Does porn affect a women's experiences with a man?

New research has explored the association between pornography and intimate partner experiences among heterosexual women. The results reveal that there is a complex relationship between the two.

This latest study published in the Journal of Women’s Health reveals that thinking of pornographic material during intimate experiences with a heterosexual partner among women may give rise to insecurities about appearences and thus reduces the enjoyment of the intimate acts. The study is titled, “Pornography and Heterosexual Women’s Intimate Experiences with a Partner.”

Image Credit: ninefotostudio / Shutterstock
Image Credit: ninefotostudio / Shutterstock

The authors write that pornographic material these days are “characterized by discordant images of sexual pleasure and aggression” and are becoming part of the sexual lives of heterosexual women. They add that there have been no studies that look at the effects of these materials on a woman’s actual sexual encounters with her partner.

This was a collaborative study where researchers Jennifer Johnson, from Virginia Commonwealth University (Richmond), Matthew Ezzell, from James Madison University (Harrisonburg, VA), Ana Bridges from University of Arkansas (Fayetteville), and Chyng Sun from New York University (New York City) came together.

The team looked at 706 heterosexual American women aged between 18 and 29 years and found that less than half of them used it for masturbating. They answered an online survey by SurveyMonkey. The team noted that 83 percent of the participants had seen pornographic material. Around 43.5 percent used it for masturbation. Around half of these women use it for masturbation once or less number of times per month.

Women who were more accustomed to using porn for masturbation further were more likely to have a “heightened recall of pornographic images,” “heightened reliance on pornography for achieving and maintaining arousal,” and a “preference for pornography consumption over sex with a partner”.

These women had an activation of a pornographic script in their thought processes while they were actually having sex, found the researchers. This activation of the sexual script in their thoughts, also led to “higher rates of insecurities about their appearance and diminished enjoyment of intimate acts such as kissing or caressing during sex with a partner.”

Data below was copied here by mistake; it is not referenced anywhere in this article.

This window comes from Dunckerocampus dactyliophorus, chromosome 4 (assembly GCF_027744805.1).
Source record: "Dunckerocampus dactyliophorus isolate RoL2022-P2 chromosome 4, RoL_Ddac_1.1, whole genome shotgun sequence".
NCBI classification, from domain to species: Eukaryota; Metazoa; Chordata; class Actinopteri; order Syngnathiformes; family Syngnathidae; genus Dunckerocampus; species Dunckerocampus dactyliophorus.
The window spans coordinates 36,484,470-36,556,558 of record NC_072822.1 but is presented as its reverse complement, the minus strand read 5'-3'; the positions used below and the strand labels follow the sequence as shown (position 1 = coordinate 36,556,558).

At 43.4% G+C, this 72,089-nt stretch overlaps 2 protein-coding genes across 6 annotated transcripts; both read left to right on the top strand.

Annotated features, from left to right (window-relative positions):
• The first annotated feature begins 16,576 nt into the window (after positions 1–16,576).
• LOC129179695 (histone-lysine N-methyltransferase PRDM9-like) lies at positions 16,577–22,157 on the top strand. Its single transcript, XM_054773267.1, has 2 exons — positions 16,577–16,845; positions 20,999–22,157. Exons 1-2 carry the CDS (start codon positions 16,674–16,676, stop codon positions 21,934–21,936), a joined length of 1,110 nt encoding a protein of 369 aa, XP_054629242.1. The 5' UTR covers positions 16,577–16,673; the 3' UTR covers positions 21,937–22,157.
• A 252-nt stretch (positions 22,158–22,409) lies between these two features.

The authors write about sexual scripting saying, “more frequent viewing of media, particularly highly stimulating images, for longer periods of time and with purpose will have higher activation in the minds of particular types of viewers, thus increasing the role that the pornographic script will influence behaviour.”

The women were asked questions such as “(1) When I am having sex with a partner, the images from pornography come into my head; (2) When I am having sex with a partner, I intentionally think about images from pornography to maintain my excitement; and (3) Using pornography to masturbate is more exciting than having sex with a partner.” The authors write, “Each item was answered on a 5-point Likert scale, from 1 (never) to 5 (always). Cronbach's alpha for the scale was 0.81.”

According to Dr. Susan G. Kornstein, Editor-in-Chief of Journal of Women’s Health, Executive Director of the Virginia Commonwealth University Institute for Women’s Health, Richmond, and President of the Academy of Women’s Health, “Dr. Johnson and colleagues demonstrate a clear difference between the role of pornography in sexual experiences of women compared to men. Whereas the relationship tends to be more direct in young heterosexual men, and just viewing pornographic material is associated with reduced sexual intimacy and satisfaction, women make the material part of their personal sexual experience and carry the pornographic script into their intimate partner experiences.”

They write that pornographic scripting is easily activated in men who consume more pornography than women. The team wrote, “There was no relationship between pornography consumption and feelings of self-confidence or insecurities about appearance among men.” The researchers warn that pornography viewing is associated with “decrease in the use of condoms,” and also “associated with nearly a sevenfold over time increase in the odds of having engaged in casual sex for unhappy individuals.” They write that watching pornography creates “sex-related cognitions in memory” in adolescents and more they watch these materials, more they would believe that real life experiences are similar to what they are watching leading to “unrealistic attitudes about sex and misleading attitudes toward relationships.”

The authors concluded, “pornography consumption may relate to female consumers' sexual experiences indirectly,” and “may not improve heterosexual women's sexual experiences with a partner.” They add, “health care providers and educators should be equally attentive of the role of pornography in the lives of both heterosexual men and women, although in different ways.”

Source: Pornography and Heterosexual Women's Intimate Experiences with a Partner, Jennifer A. Johnson, Matthew B. Ezzell, Ana J. Bridges, and Chyng F. Sun.Journal of Women's Health. http://doi.org/10.1089/jwh.2018.7006, https://www.liebertpub.com/doi/10.1089/jwh.2018.7006

Dr. Ananya Mandal

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Dr. Ananya Mandal

Dr. Ananya Mandal is a doctor by profession, lecturer by vocation and a medical writer by passion. She specialized in Clinical Pharmacology after her bachelor's (MBBS). For her, health communication is not just writing complicated reviews for professionals but making medical knowledge understandable and available to the general public as well.

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